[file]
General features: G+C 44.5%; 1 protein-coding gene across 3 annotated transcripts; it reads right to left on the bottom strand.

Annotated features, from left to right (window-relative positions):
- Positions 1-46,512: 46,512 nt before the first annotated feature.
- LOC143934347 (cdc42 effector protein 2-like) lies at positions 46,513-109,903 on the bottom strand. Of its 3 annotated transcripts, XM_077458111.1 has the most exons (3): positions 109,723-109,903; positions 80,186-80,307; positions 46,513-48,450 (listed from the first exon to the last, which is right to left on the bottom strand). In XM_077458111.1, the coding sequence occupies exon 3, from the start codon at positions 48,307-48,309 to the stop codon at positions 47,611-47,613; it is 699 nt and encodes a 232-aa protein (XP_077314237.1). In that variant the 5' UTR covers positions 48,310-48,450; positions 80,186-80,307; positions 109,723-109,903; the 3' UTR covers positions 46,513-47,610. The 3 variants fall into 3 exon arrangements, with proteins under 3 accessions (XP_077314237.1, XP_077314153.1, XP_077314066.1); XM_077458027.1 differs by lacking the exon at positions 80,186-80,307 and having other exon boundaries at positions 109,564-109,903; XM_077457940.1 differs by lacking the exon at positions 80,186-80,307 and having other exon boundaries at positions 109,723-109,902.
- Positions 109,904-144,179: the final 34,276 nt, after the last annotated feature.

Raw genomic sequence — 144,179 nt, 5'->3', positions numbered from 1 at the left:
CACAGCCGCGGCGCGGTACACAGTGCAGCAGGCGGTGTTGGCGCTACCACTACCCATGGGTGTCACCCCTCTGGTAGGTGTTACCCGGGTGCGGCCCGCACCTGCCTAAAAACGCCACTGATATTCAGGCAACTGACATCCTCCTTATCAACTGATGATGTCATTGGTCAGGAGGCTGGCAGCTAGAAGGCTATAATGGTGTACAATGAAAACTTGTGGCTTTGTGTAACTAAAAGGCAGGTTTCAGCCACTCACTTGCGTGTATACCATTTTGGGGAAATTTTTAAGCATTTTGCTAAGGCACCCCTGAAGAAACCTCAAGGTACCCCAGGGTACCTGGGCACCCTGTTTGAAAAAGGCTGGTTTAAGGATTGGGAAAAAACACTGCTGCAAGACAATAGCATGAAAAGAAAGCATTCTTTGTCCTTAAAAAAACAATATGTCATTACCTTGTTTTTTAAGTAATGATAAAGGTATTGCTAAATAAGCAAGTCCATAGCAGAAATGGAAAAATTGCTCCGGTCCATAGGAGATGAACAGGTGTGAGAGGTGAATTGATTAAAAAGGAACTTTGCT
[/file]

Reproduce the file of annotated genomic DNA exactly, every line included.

General features: G+C 44.5%; 1 protein-coding gene across 3 annotated transcripts; it reads right to left on the bottom strand.

Annotated features, from left to right (window-relative positions):
- Positions 1-46,512: 46,512 nt before the first annotated feature.
- LOC143934347 (cdc42 effector protein 2-like) lies at positions 46,513-109,903 on the bottom strand. Of its 3 annotated transcripts, XM_077458111.1 has the most exons (3): positions 109,723-109,903; positions 80,186-80,307; positions 46,513-48,450 (listed from the first exon to the last, which is right to left on the bottom strand). In XM_077458111.1, the coding sequence occupies exon 3, from the start codon at positions 48,307-48,309 to the stop codon at positions 47,611-47,613; it is 699 nt and encodes a 232-aa protein (XP_077314237.1). In that variant the 5' UTR covers positions 48,310-48,450; positions 80,186-80,307; positions 109,723-109,903; the 3' UTR covers positions 46,513-47,610. The 3 variants fall into 3 exon arrangements, with proteins under 3 accessions (XP_077314237.1, XP_077314153.1, XP_077314066.1); XM_077458027.1 differs by lacking the exon at positions 80,186-80,307 and having other exon boundaries at positions 109,564-109,903; XM_077457940.1 differs by lacking the exon at positions 80,186-80,307 and having other exon boundaries at positions 109,723-109,902.
- Positions 109,904-144,179: the final 34,276 nt, after the last annotated feature.

Raw genomic sequence — 144,179 nt, 5'->3', positions numbered from 1 at the left:
CACAGCCGCGGCGCGGTACACAGTGCAGCAGGCGGTGTTGGCGCTACCACTACCCATGGGTGTCACCCCTCTGGTAGGTGTTACCCGGGTGCGGCCCGCACCTGCCTAAAAACGCCACTGATATTCAGGCAACTGACATCCTCCTTATCAACTGATGATGTCATTGGTCAGGAGGCTGGCAGCTAGAAGGCTATAATGGTGTACAATGAAAACTTGTGGCTTTGTGTAACTAAAAGGCAGGTTTCAGCCACTCACTTGCGTGTATACCATTTTGGGGAAATTTTTAAGCATTTTGCTAAGGCACCCCTGAAGAAACCTCAAGGTACCCCAGGGTACCTGGGCACCCTGTTTGAAAAAGGCTGGTTTAAGGATTGGGAAAAAACACTGCTGCAAGACAATAGCATGAAAAGAAAGCATTCTTTGTCCTTAAAAAAACAATATGTCATTACCTTGTTTTTTAAGTAATGATAAAGGTATTGCTAAATAAGCAAGTCCATAGCAGAAATGGAAAAATTGCTCCGGTCCATAGGAGATGAACAGGTGTGAGAGGTGAATTGATTAAAAAGGAACTTTGCT